The second ignition timing calculating circuit 38 also achieves the same operation as that of the first ignition timing calculating circuit 30 by providing an ignition signal supplied from the signal coil 16 except that the throttle sensor signal input terminal voltage V3 is the output voltage from the function generator circuit 43.

The resistors 50-53 of the function generator circuit 43 are set to have such values that the output voltage therefrom is held at OV until the output voltage from the throttle sensor 22 applied to the non-inversion input terminal of the operational amplifier 49 reaches a predetermined level, and the ignition timing of the second ignition timing calculating circuit 38 corresponding to the above predetermined level corresponds to a point c in FIG. 5. The output voltage from the operational amplifier 49 which varies in proportion to the output voltage from the throttle sensor 22 is divided by the resistors 54 and 55, and the ignition timing control signal from the second ignition timing calculating circuit 38 corresponding to the ratio of the above variation has an ignition timing characteristic as shown by a straight line e.

When the output voltage from the throttle sensor 22 exceeds the voltage at the inversion input terminal divided by the resistors 36 and 37 or when the throttle opening degree is on the closure side relative to the predetermined value, the output from the comparator 35 is at a high level and the output from the inverter 34 is at a low level since the output voltage from the throttle sensor 22 is applied to the non-inversion input terminal of the comparator 35, and the ignition timing control signal from the first ignition timing calculation circuit 30 is absorbed and the ignition timing control signal supplied from the second ignition timing calculating circuit 38 is applied to the gate of the thyristor 4. When the output voltage from the throttle sensor 22 is equal to or less than the inversion input terminal voltage from the comparator 35 or when the throttle opening degree is on the open side, the output terminal of the comparator 35 is at a low level and the output terminal of the inverter 34 is at a high level, so that the output from the first ignition timing calculating circuit 30 is selected and applied to the gate of the thyristor 4. Therefore, when the throttle opening degree is on the closure side relative to the position corresponding to the point c, the ignition operation is achieved by the second ignition timing calculating circuit 38 having the ignition timing characteristic shown by the line e, and when the throttle opening degree is on the open side relative to the point c, the ignition operation is achieved by the first ignition timing calculating circuit 30 having an ignition timing characteristic shown by the line d.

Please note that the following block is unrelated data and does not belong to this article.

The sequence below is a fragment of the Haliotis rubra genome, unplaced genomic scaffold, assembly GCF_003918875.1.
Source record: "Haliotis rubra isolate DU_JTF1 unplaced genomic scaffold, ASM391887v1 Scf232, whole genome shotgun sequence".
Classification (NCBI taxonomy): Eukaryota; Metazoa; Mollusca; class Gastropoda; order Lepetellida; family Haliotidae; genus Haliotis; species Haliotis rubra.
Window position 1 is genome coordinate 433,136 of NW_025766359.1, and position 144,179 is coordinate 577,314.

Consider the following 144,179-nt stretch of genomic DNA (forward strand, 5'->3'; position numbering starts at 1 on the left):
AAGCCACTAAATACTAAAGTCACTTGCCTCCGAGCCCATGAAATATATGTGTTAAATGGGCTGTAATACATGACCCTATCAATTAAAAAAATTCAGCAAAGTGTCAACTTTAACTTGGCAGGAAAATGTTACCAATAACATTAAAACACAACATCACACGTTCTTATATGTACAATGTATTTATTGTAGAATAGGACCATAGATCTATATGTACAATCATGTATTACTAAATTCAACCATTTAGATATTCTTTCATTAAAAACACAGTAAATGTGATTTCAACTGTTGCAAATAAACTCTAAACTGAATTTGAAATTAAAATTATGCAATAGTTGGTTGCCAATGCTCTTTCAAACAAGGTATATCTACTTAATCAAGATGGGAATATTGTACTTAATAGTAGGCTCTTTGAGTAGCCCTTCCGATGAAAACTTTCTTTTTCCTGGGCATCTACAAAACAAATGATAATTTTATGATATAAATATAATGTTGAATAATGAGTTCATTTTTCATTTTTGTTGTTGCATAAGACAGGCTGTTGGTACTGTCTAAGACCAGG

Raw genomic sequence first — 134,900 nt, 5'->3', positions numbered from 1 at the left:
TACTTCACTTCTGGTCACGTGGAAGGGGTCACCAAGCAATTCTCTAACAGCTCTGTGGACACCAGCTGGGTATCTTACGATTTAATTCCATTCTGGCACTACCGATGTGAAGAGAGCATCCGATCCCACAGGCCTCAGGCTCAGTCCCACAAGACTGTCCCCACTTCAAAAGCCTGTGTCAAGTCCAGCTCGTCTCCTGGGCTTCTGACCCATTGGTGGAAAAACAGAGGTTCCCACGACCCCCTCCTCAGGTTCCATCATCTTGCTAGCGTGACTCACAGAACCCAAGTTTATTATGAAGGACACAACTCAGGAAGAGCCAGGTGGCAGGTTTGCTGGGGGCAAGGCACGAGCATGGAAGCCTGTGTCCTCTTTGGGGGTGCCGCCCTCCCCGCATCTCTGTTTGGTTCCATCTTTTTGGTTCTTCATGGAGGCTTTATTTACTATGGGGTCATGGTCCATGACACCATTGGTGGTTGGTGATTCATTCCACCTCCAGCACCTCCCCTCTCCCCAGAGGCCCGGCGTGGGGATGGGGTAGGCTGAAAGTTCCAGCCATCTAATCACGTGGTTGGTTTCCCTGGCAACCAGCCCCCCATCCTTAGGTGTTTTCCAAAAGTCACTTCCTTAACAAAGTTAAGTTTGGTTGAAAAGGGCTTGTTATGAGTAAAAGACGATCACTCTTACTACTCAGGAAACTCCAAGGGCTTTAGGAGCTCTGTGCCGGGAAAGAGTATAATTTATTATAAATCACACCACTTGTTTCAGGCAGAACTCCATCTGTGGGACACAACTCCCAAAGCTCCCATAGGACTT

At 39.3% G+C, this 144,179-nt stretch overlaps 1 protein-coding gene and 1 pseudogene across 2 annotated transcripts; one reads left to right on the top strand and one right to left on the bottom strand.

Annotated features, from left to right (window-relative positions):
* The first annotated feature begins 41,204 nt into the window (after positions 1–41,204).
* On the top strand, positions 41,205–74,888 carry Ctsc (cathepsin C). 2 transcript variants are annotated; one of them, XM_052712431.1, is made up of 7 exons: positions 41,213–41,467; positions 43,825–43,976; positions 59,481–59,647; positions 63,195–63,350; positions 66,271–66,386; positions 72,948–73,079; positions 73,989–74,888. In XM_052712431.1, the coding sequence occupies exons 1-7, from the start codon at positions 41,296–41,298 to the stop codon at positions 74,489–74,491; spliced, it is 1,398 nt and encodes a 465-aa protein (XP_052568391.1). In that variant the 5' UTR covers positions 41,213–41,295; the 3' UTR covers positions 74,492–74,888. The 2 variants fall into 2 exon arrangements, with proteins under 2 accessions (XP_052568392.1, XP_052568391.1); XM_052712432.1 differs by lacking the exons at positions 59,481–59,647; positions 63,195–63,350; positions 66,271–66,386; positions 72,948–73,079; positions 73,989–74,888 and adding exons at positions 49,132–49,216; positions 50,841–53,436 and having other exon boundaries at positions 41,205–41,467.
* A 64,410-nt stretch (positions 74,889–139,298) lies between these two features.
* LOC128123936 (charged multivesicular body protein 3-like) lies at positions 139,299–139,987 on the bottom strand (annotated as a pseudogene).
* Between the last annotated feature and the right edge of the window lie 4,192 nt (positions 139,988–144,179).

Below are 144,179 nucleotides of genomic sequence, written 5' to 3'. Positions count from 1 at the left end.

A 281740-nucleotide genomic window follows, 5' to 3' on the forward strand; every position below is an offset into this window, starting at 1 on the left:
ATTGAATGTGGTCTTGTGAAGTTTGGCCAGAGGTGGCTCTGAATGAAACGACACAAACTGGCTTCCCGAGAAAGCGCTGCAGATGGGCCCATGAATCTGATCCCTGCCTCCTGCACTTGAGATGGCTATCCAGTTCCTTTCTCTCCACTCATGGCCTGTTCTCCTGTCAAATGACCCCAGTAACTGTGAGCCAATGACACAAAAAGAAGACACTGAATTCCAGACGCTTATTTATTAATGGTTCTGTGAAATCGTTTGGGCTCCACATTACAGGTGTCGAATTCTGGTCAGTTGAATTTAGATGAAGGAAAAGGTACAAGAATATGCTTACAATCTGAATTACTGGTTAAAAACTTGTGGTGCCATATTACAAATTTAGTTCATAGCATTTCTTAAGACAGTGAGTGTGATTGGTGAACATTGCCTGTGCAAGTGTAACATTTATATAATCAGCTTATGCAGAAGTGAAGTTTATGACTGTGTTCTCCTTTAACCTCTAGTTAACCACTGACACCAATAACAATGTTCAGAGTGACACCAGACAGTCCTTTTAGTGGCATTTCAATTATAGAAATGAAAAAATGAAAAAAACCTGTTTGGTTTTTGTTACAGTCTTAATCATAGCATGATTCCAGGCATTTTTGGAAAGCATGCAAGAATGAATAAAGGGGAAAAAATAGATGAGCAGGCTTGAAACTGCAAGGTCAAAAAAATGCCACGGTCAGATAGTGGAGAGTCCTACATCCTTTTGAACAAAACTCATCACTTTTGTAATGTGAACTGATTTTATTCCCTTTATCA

During the starting operation of the engine, as is similar to the operation of the conventional system, the second reference signal from the signal coil 16 having the ignition timing characteristic shown by a line f in FIG. 5 is directly applied to the gate of the thyristor 4 and the ignition operation is achieved independently of the ignition timing proportional to the throttle opening degree.

Other operating modes of the ignition operation are similar to those of the conventional ignition system, so that their descriptions will be omitted.

As has been described, according to the present invention, since the arrangement is such that the ignition timing calculation is achieved through the use of the second reference signal when the retarded angle is large, the time between the input of the ignition signal and the output of the ignition timing control signal is short and accordingly an accurate ignition timing calculation can be achieved even at a low rotational speed, resulting in a stable low speed rotation of the engine.

Also, with the system including the function generator circuit, the change in the engine rotational speed in accordance with the throttle opening degree is smooth.

Patent Citations
Cited PatentFiling datePublication dateApplicantTitle
US4499875 *Oct 12, 1982Feb 19, 1985New Nippon Electric Co., Ltd.Control unit modifiable engine ignition control apparatus
US4570594 *Nov 29, 1984Feb 18, 1986Nippon Soken, Inc.Method for controlling internal combustion engine
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Referenced by
Citing PatentFiling datePublication dateApplicantTitle
US5805450 *Feb 15, 1995Sep 8, 1998Outboard Marine CorporationElectronic ignition timing control and engine management system
US6234147 *Jun 25, 1999May 22, 2001Honda Giken Kogyo Kabushiki KaishaIgnition timing control device for internal combustion engine
Classifications
U.S. Classification123/406.52
International ClassificationF02P5/10
Cooperative ClassificationF02P5/103
European ClassificationF02P5/10B
Legal Events
DateCodeEventDescription
Sep 19, 1990ASAssignment
Owner name: MITSUBISHI DENKI KABUSHIKI KAISHA, JAPAN
Free format text: ASSIGNMENT OF ASSIGNORS INTEREST.;ASSIGNOR:OKUDA, HIROSHI;REEL/FRAME:005452/0136
Effective date: 19891019
May 23, 1994FPAYFee payment
Year of fee payment: 4
Jun 2, 1998FPAYFee payment
Year of fee payment: 8
May 16, 2002FPAYFee payment
Year of fee payment: 12